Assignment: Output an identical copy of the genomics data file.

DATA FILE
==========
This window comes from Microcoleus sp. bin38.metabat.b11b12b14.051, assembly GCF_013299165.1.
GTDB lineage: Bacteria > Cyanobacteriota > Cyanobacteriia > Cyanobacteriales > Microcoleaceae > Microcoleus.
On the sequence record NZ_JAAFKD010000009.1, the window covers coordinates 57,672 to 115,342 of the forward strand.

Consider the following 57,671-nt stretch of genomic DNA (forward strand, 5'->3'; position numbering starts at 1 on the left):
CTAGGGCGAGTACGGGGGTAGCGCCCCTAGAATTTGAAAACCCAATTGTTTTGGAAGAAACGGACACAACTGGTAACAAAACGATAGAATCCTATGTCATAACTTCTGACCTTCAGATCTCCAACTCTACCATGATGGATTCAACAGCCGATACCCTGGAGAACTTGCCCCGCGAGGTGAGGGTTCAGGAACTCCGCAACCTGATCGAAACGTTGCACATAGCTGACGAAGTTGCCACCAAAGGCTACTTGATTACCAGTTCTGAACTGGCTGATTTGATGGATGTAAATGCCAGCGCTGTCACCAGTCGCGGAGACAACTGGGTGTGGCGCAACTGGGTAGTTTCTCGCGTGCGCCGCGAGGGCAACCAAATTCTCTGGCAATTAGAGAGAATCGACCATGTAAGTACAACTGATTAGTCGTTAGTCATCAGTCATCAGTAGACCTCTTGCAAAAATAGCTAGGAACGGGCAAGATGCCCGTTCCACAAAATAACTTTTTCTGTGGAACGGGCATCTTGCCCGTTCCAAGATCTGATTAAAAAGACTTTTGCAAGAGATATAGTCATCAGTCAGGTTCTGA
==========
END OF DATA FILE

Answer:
This window comes from Microcoleus sp. bin38.metabat.b11b12b14.051, assembly GCF_013299165.1.
GTDB lineage: Bacteria > Cyanobacteriota > Cyanobacteriia > Cyanobacteriales > Microcoleaceae > Microcoleus.
On the sequence record NZ_JAAFKD010000009.1, the window covers coordinates 57,672 to 115,342 of the forward strand.

Consider the following 57,671-nt stretch of genomic DNA (forward strand, 5'->3'; position numbering starts at 1 on the left):
CTAGGGCGAGTACGGGGGTAGCGCCCCTAGAATTTGAAAACCCAATTGTTTTGGAAGAAACGGACACAACTGGTAACAAAACGATAGAATCCTATGTCATAACTTCTGACCTTCAGATCTCCAACTCTACCATGATGGATTCAACAGCCGATACCCTGGAGAACTTGCCCCGCGAGGTGAGGGTTCAGGAACTCCGCAACCTGATCGAAACGTTGCACATAGCTGACGAAGTTGCCACCAAAGGCTACTTGATTACCAGTTCTGAACTGGCTGATTTGATGGATGTAAATGCCAGCGCTGTCACCAGTCGCGGAGACAACTGGGTGTGGCGCAACTGGGTAGTTTCTCGCGTGCGCCGCGAGGGCAACCAAATTCTCTGGCAATTAGAGAGAATCGACCATGTAAGTACAACTGATTAGTCGTTAGTCATCAGTCATCAGTAGACCTCTTGCAAAAATAGCTAGGAACGGGCAAGATGCCCGTTCCACAAAATAACTTTTTCTGTGGAACGGGCATCTTGCCCGTTCCAAGATCTGATTAAAAAGACTTTTGCAAGAGATATAGTCATCAGTCAGGTTCTGA